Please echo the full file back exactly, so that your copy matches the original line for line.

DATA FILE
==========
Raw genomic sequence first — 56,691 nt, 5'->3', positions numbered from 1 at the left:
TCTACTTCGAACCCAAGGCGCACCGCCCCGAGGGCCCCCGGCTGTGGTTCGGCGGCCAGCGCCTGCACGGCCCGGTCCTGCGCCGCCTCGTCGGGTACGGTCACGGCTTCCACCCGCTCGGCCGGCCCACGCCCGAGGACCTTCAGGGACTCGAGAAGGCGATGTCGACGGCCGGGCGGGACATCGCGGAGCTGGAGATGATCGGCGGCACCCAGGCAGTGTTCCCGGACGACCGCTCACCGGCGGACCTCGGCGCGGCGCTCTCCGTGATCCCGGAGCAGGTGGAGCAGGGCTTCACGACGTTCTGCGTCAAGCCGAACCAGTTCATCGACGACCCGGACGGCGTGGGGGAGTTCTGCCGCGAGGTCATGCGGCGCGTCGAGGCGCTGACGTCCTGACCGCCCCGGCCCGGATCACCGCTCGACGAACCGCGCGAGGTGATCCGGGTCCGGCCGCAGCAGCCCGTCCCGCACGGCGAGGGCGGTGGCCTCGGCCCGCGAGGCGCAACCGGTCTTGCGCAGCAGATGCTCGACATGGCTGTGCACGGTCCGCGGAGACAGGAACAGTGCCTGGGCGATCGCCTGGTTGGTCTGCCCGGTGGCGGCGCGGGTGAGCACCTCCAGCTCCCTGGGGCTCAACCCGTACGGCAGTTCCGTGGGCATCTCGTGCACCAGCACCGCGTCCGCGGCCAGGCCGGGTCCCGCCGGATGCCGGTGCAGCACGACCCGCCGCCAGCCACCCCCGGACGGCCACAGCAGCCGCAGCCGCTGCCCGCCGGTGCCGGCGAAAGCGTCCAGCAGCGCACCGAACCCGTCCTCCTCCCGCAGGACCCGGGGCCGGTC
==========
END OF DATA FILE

Raw genomic sequence first — 56,691 nt, 5'->3', positions numbered from 1 at the left:
TCTACTTCGAACCCAAGGCGCACCGCCCCGAGGGCCCCCGGCTGTGGTTCGGCGGCCAGCGCCTGCACGGCCCGGTCCTGCGCCGCCTCGTCGGGTACGGTCACGGCTTCCACCCGCTCGGCCGGCCCACGCCCGAGGACCTTCAGGGACTCGAGAAGGCGATGTCGACGGCCGGGCGGGACATCGCGGAGCTGGAGATGATCGGCGGCACCCAGGCAGTGTTCCCGGACGACCGCTCACCGGCGGACCTCGGCGCGGCGCTCTCCGTGATCCCGGAGCAGGTGGAGCAGGGCTTCACGACGTTCTGCGTCAAGCCGAACCAGTTCATCGACGACCCGGACGGCGTGGGGGAGTTCTGCCGCGAGGTCATGCGGCGCGTCGAGGCGCTGACGTCCTGACCGCCCCGGCCCGGATCACCGCTCGACGAACCGCGCGAGGTGATCCGGGTCCGGCCGCAGCAGCCCGTCCCGCACGGCGAGGGCGGTGGCCTCGGCCCGCGAGGCGCAACCGGTCTTGCGCAGCAGATGCTCGACATGGCTGTGCACGGTCCGCGGAGACAGGAACAGTGCCTGGGCGATCGCCTGGTTGGTCTGCCCGGTGGCGGCGCGGGTGAGCACCTCCAGCTCCCTGGGGCTCAACCCGTACGGCAGTTCCGTGGGCATCTCGTGCACCAGCACCGCGTCCGCGGCCAGGCCGGGTCCCGCCGGATGCCGGTGCAGCACGACCCGCCGCCAGCCACCCCCGGACGGCCACAGCAGCCGCAGCCGCTGCCCGCCGGTGCCGGCGAAAGCGTCCAGCAGCGCACCGAACCCGTCCTCCTCCCGCAGGACCCGGGGCCGGTC